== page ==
ISLAMABAD – An anti-terrorism court on Friday rejected a petition filed by Pakistan Tehreek-e-Insaf chief Imran Khan seeking exemption from appearance in violence cases related to 2014 sit-in.
On Feb 15, Imran Khan had submitted two pleas to an anti-terrorism court seeking acquittal and exemption from appearance.
At the last hearing, Imran Khan appeared before the anti-terrorism court in Rawalpindi where Judge Shahrukh Arjumand took up a case regarding injuring SSP Asmatullah Junejor in an attack in Red Zone during sit-in. The judged had issued summons to Khan on Jan 31.
As the hearing began, the PTI chief had termed the cases undemocratic, adding that holding the public gathering was not terrorism. The ATC judge remarked that the cases will be handled according to law.
The judge also directed Khan’s counsel to give copies of the recent pleas to the prosecution.
The counsel for PTI chief pleaded the court to take up the acquittal plea before the indictment of his client.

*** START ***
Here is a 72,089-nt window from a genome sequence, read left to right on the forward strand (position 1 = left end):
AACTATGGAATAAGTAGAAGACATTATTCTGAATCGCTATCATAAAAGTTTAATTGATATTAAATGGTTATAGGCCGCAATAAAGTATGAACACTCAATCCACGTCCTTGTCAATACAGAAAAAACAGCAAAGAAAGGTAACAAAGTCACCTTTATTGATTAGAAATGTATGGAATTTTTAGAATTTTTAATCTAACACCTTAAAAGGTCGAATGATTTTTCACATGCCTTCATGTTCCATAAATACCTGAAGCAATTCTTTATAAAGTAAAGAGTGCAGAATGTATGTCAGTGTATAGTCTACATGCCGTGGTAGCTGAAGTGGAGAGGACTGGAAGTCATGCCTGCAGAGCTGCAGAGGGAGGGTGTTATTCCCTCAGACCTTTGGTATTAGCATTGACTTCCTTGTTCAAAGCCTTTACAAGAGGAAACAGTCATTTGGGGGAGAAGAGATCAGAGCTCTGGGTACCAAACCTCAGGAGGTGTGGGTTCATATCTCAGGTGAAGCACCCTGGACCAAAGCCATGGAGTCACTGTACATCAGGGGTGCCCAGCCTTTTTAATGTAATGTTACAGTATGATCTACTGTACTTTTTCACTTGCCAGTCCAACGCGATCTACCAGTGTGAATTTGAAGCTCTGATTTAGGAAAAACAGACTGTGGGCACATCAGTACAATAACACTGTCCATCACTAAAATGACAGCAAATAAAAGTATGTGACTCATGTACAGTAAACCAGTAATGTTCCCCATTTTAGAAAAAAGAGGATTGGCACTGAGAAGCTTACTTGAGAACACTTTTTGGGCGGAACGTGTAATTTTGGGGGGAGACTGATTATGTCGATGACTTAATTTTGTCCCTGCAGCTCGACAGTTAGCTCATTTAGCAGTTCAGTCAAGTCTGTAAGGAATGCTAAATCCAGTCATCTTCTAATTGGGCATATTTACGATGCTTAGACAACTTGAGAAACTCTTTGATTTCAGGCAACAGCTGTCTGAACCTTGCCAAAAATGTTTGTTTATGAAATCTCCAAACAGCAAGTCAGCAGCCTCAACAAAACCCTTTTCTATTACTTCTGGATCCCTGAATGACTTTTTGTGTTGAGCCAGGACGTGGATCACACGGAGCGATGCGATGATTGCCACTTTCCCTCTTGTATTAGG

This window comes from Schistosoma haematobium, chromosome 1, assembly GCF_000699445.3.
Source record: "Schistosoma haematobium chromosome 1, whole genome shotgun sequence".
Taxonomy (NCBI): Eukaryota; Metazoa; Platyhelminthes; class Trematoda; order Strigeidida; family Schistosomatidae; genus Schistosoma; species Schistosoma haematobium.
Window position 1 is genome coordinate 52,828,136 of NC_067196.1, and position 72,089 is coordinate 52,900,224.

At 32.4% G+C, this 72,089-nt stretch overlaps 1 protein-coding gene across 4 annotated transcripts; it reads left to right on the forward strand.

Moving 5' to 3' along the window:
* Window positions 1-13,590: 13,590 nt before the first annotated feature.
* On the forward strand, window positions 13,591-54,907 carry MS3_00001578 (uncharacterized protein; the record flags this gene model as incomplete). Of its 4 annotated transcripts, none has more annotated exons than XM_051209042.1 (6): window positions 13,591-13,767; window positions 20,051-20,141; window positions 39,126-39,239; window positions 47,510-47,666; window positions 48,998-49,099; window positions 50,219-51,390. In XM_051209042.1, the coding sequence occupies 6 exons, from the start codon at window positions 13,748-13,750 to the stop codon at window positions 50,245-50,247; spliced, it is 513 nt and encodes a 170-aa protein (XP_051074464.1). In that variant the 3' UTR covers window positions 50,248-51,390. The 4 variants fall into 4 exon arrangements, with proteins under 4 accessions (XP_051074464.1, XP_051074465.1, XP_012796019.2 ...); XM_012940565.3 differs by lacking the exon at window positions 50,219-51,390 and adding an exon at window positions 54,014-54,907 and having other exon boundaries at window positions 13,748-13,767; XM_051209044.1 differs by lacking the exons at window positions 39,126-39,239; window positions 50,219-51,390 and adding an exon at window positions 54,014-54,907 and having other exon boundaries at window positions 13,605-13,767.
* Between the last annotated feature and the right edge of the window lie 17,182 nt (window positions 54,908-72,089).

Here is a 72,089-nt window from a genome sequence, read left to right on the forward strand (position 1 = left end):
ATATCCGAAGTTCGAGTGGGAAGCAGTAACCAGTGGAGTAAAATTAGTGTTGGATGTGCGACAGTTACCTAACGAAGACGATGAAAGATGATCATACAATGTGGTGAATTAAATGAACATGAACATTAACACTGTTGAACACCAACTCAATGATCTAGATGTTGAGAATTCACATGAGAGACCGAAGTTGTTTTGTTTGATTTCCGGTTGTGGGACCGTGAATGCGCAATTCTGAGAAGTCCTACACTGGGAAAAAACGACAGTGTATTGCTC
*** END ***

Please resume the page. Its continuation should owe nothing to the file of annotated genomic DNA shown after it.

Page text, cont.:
The judge adjourned the case until Feb 26, saying the PTI head will have to appear in the court until exemption plea is accepted.
The anti-terrorism court is hearing four cases – attack on the state television building, Parliament and Junejo – against PTI and Pakistan Awami Tehreek leaders.
In August 2014, Khan and Tahirul Qadri took to streets in Islamabad against alleged rigging in 2013 general elections and Model Town sit-in. The protest had continued for 104 days.
During the sit-in, the protesters beat up SSP Asmatullah Junejo on Constitution Avenue when they attacked the Pakistan Television (PTV) headquarters and the parts of the Parliament.
A case had been filed against Khan, Qadri and others for torturing SSP Junejo and five other police officers.
It is to mention here that the PTI head pleaded the court to transfer the cases to civil court but the request was rejected on Dec 11, 2017.
2014 Sit-in was Political Struggle
Talking to media outside the court, Imran said that how terrorism cases can be filed against him as the 2014 protest was part of a political struggle.
Khan said that he did not need protocol as “I am a regular citizen”.